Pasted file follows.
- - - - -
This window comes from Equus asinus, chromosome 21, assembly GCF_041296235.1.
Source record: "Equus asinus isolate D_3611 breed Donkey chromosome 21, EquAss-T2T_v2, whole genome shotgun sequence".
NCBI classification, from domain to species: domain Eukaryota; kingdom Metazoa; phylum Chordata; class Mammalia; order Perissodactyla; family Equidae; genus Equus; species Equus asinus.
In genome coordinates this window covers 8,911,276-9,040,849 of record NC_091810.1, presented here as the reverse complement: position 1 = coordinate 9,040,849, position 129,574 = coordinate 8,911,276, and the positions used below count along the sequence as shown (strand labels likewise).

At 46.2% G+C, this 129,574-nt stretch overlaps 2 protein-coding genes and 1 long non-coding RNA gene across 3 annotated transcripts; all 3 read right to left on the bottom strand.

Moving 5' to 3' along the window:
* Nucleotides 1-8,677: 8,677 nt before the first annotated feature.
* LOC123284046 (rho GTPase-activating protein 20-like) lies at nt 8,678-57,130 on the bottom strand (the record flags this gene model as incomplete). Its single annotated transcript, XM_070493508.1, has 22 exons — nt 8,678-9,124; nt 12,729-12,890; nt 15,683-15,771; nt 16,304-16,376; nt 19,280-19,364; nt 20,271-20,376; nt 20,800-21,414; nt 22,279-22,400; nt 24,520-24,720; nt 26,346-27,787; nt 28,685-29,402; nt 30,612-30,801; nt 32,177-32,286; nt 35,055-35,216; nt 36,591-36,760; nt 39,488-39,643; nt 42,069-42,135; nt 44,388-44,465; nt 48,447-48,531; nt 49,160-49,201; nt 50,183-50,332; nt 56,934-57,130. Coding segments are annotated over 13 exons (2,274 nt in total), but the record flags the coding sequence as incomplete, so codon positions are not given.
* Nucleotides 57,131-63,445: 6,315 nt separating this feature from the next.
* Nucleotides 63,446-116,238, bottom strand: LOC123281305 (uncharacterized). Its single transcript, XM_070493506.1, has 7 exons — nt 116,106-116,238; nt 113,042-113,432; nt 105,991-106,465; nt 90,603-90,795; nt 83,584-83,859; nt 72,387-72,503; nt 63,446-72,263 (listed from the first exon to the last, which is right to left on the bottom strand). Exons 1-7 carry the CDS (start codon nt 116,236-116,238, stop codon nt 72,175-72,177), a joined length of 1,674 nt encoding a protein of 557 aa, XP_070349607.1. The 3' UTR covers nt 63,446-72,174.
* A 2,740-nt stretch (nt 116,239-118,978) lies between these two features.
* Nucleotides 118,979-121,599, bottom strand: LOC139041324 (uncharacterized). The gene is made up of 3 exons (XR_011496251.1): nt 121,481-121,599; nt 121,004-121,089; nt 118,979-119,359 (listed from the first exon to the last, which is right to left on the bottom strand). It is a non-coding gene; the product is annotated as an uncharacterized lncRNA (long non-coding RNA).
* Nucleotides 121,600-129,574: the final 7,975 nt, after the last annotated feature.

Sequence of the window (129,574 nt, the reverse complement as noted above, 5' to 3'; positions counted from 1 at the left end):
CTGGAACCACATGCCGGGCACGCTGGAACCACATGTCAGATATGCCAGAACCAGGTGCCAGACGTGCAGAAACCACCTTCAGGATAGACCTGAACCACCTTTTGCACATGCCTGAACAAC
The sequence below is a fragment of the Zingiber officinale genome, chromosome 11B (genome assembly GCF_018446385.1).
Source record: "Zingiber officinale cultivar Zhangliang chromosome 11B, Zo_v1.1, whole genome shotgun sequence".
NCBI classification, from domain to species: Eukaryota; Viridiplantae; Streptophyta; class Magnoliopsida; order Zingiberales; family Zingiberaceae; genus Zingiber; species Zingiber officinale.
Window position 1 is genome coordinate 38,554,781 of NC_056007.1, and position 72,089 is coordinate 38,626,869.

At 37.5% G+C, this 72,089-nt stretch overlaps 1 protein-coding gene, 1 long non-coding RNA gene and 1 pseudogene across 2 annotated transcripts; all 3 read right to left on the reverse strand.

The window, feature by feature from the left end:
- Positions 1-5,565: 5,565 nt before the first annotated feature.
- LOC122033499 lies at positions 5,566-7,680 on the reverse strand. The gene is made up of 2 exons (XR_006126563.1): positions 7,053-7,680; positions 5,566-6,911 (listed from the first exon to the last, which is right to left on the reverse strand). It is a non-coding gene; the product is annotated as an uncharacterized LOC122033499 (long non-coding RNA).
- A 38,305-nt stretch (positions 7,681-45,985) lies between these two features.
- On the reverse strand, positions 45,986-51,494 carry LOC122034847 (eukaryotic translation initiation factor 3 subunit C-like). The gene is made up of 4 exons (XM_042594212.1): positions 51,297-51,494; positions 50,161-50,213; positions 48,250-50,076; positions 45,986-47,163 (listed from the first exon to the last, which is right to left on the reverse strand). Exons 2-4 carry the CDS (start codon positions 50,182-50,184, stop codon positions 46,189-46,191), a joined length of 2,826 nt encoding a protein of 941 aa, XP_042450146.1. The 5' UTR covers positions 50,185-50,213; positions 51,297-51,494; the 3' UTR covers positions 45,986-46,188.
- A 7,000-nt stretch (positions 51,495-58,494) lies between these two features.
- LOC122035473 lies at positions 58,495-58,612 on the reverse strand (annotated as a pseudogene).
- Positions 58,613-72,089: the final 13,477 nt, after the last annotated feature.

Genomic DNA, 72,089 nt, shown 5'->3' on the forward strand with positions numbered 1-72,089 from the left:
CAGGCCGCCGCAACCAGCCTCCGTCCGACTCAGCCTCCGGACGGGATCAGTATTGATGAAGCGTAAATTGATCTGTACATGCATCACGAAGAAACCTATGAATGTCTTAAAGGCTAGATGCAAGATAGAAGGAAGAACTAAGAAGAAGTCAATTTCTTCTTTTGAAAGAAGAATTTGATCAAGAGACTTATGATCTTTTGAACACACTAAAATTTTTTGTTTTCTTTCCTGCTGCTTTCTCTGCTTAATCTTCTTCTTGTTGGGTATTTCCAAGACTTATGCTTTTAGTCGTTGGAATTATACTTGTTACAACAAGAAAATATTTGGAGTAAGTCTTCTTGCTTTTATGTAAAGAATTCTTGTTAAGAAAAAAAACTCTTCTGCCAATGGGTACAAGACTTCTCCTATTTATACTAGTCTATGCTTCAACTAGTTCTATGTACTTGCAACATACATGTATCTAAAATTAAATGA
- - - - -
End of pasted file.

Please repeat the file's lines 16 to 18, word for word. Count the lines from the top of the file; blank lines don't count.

The sequence below is a fragment of the Zingiber officinale genome, chromosome 11B (genome assembly GCF_018446385.1).
Source record: "Zingiber officinale cultivar Zhangliang chromosome 11B, Zo_v1.1, whole genome shotgun sequence".
NCBI classification, from domain to species: Eukaryota; Viridiplantae; Streptophyta; class Magnoliopsida; order Zingiberales; family Zingiberaceae; genus Zingiber; species Zingiber officinale.